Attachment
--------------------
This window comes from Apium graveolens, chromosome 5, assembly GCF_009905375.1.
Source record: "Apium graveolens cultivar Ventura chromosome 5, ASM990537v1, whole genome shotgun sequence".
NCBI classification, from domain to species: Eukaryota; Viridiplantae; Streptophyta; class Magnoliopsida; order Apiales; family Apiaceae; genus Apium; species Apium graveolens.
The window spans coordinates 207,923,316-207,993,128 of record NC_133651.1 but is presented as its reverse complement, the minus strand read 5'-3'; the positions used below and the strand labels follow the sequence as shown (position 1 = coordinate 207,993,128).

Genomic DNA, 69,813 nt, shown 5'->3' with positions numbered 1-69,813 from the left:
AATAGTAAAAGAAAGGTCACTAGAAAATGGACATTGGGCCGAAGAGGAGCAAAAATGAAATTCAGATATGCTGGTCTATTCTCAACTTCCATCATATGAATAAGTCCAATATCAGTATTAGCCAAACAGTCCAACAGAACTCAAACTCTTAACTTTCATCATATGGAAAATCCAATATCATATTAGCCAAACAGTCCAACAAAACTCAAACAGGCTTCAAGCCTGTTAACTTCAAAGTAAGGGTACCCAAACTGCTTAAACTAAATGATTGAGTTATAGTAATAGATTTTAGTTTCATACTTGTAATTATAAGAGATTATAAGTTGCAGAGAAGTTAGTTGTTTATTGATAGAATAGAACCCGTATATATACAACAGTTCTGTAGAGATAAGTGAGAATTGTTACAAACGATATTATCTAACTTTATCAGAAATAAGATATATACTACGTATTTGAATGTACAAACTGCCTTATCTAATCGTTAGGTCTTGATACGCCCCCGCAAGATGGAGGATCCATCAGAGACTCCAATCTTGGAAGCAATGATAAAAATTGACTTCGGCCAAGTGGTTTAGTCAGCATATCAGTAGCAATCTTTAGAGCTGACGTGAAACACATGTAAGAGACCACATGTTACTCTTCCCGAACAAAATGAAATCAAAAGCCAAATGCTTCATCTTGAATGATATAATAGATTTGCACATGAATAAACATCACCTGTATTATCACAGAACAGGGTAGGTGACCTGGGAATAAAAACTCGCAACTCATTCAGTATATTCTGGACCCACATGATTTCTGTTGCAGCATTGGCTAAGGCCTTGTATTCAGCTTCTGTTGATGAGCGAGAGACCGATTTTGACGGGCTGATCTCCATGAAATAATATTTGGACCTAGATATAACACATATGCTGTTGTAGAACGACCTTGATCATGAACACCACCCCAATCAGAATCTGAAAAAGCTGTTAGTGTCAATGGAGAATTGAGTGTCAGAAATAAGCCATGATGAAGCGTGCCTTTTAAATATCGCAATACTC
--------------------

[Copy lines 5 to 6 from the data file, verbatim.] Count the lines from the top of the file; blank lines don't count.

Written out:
Genomic DNA, 69,813 nt, shown 5'->3' with positions numbered 1-69,813 from the left:
AATAGTAAAAGAAAGGTCACTAGAAAATGGACATTGGGCCGAAGAGGAGCAAAAATGAAATTCAGATATGCTGGTCTATTCTCAACTTCCATCATATGAATAAGTCCAATATCAGTATTAGCCAAACAGTCCAACAGAACTCAAACTCTTAACTTTCATCATATGGAAAATCCAATATCATATTAGCCAAACAGTCCAACAAAACTCAAACAGGCTTCAAGCCTGTTAACTTCAAAGTAAGGGTACCCAAACTGCTTAAACTAAATGATTGAGTTATAGTAATAGATTTTAGTTTCATACTTGTAATTATAAGAGATTATAAGTTGCAGAGAAGTTAGTTGTTTATTGATAGAATAGAACCCGTATATATACAACAGTTCTGTAGAGATAAGTGAGAATTGTTACAAACGATATTATCTAACTTTATCAGAAATAAGATATATACTACGTATTTGAATGTACAAACTGCCTTATCTAATCGTTAGGTCTTGATACGCCCCCGCAAGATGGAGGATCCATCAGAGACTCCAATCTTGGAAGCAATGATAAAAATTGACTTCGGCCAAGTGGTTTAGTCAGCATATCAGTAGCAATCTTTAGAGCTGACGTGAAACACATGTAAGAGACCACATGTTACTCTTCCCGAACAAAATGAAATCAAAAGCCAAATGCTTCATCTTGAATGATATAATAGATTTGCACATGAATAAACATCACCTGTATTATCACAGAACAGGGTAGGTGACCTGGGAATAAAAACTCGCAACTCATTCAGTATATTCTGGACCCACATGATTTCTGTTGCAGCATTGGCTAAGGCCTTGTATTCAGCTTCTGTTGATGAGCGAGAGACCGATTTTGACGGGCTGATCTCCATGAAATAATATTTGGACCTAGATATAACACATATGCTGTTGTAGAACGACCTTGATCATGAACACCACCCCAATCAGAATCTGAAAAAGCTGTTAGTGTCAATGGAGAATTGAGTGTCAGAAATAAGCCATGATGAAGCGTGCCTTTTAAATATCGCAATACTC